Sipping prosecco and pimms, indulging on fluffy iced cupcakes, and posing for photographs whilst standing in a room of admirable art isn’t my usual Thursday evening, but I could certainly get used to it. The launch party of Art in the Heart kicked off last week in Birmingham Museum and Art Gallery, and I enjoyed it that much that I am now inspired to see all of their exhibitions that will be on display this summer.
Art in the Heart is celebrating the region’s world class art collections, across 23 leading West Midlands cultural attractions. In Birmingham venues include the IKON, the planetarium at Thinktank and RBSA Gallery in St Paul’s Square. The Discovery Season Festival at the Library of Birmingham is also part of Art in the Heart, along with Reference Works, a photography exhibition in the new library’s gallery. Other exhibitions have work on display by famous artists such as Rembrandt and Damien Hirst, and my personal favourite; Quentin Blake. You have to have a high regard for the man who brought the BFG to life.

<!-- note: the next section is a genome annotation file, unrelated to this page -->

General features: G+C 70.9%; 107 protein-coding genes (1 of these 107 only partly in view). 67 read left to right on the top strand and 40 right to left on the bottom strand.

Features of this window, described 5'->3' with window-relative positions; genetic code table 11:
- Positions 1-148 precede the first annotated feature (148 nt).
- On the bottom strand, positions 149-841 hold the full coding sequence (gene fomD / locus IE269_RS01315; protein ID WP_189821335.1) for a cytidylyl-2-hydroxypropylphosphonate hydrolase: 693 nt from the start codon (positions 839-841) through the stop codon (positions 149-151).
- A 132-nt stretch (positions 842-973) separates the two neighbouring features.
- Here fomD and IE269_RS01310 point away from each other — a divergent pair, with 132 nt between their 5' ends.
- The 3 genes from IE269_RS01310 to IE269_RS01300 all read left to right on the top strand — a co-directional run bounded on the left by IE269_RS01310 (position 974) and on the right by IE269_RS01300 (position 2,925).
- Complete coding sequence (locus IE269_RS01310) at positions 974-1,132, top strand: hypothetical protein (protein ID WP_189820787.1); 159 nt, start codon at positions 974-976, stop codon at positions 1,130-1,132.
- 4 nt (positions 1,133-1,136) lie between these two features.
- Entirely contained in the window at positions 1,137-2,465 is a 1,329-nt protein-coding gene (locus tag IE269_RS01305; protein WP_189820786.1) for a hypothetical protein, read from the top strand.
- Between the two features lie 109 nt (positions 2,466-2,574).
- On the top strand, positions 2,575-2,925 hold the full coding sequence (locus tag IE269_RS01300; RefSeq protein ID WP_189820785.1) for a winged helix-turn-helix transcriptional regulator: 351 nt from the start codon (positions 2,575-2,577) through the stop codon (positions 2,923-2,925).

The launch party opened with George Catlin’s American Indian portraits, on display at Birmingham Museum and Art Gallery until the 13th October. Catlin was a 19th Century American artist who followed Native American tribes and painted their portraits. The most interesting thing for me was that he wasn’t just an incredible artist, but he was also a writer and a performer. He even visited the UK with his portraits to tell his tale, touring the country and performing dances and re-enactments to support his art work.
George Catlin, Indian Portraits
For the 1800s, he was a well travelled man, and from the things to read in the art gallery, also that of a socialite: He spent a lot of time around Birmingham, visiting the newly restored Shakespeare Memorial room, housed in the new Library of Birmingham, meeting with Mr Cadbury, a stop at the then button factory at Snowhill, and he even partied with a local novelist in her home on Bennett’s Hill. Quite the lifestyle really, almost as glamorous as me attending an arts launch party.
Do try to check at least one of the exhibitions out, if Indian portraits aren’t for you, then there most definitely will still be something to intrigue on the impressive list of what’s on. Aside from Quentin Blake, I shall be gracing my presence at the Stratford upon Avon Poetry Festival based at Shakespeare Birthplace Trust.
To find out more information on the many events and exciting exhibits, go to: